Author:Ferdinand de Jong (University of East Anglia)
Paper short abstract:
This paper examines the Jola Museum, a very small museum in South Senegal. The museum is curated by one person and in many respects is a one-person enterprise, attracting no more than ten visitors per week. But even so, the Jola Museum operates as an important lens for issues of representation.
Paper long abstract:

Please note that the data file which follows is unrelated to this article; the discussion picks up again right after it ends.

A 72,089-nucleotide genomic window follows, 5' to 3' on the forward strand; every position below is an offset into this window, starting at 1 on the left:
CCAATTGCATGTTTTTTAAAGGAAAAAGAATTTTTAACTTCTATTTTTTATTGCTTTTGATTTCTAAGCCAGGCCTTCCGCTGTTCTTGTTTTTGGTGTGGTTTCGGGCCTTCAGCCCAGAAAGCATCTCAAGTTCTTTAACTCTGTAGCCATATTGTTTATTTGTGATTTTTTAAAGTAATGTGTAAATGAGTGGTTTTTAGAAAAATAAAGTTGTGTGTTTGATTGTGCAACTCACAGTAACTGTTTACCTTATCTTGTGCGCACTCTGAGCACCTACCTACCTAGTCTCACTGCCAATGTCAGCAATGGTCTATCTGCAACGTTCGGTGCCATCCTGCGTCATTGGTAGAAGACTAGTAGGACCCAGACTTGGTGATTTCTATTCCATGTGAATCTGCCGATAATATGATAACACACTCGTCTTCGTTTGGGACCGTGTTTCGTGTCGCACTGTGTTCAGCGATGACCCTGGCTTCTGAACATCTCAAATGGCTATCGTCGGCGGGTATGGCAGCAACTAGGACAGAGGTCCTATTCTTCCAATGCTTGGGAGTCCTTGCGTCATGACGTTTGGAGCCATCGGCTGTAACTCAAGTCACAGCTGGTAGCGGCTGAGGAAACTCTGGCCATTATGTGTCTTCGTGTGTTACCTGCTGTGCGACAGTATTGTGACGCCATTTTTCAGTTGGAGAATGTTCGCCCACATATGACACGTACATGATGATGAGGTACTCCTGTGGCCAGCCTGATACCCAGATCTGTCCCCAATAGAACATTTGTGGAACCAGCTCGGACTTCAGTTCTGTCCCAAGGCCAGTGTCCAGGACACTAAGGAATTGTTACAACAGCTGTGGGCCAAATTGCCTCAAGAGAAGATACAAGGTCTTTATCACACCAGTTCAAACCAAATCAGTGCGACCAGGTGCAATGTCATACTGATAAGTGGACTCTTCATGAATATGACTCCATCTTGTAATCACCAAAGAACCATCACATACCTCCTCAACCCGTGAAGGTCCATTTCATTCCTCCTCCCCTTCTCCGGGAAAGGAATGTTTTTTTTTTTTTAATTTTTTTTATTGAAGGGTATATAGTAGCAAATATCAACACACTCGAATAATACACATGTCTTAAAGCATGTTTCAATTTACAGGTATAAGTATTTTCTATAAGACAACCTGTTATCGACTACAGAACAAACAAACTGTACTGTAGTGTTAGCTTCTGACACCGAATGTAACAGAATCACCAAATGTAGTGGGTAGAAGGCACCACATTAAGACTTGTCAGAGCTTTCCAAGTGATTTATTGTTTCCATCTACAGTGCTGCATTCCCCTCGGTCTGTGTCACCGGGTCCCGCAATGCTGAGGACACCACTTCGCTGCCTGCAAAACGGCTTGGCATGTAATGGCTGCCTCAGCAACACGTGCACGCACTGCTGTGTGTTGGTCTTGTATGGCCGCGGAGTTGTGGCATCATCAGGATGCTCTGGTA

The Jola Museum consists of a collection of ethnographic objects. Most of these objects are rare and authentic, and they may be considered representative of a particular way of life. Through this collection an 'authentic' way of life is reconstructed which, while on display to foreign tourists, can be photographed. Some of the shrines on display, however, were never meant to be seen by non-initiates. The museum displays some simulacra of shrines, which it turns into objects of photographic representation. Hence, the exhibition of this collection raises issues about secrecy and revelation deeply embedded in the poetics and politics of the wider community.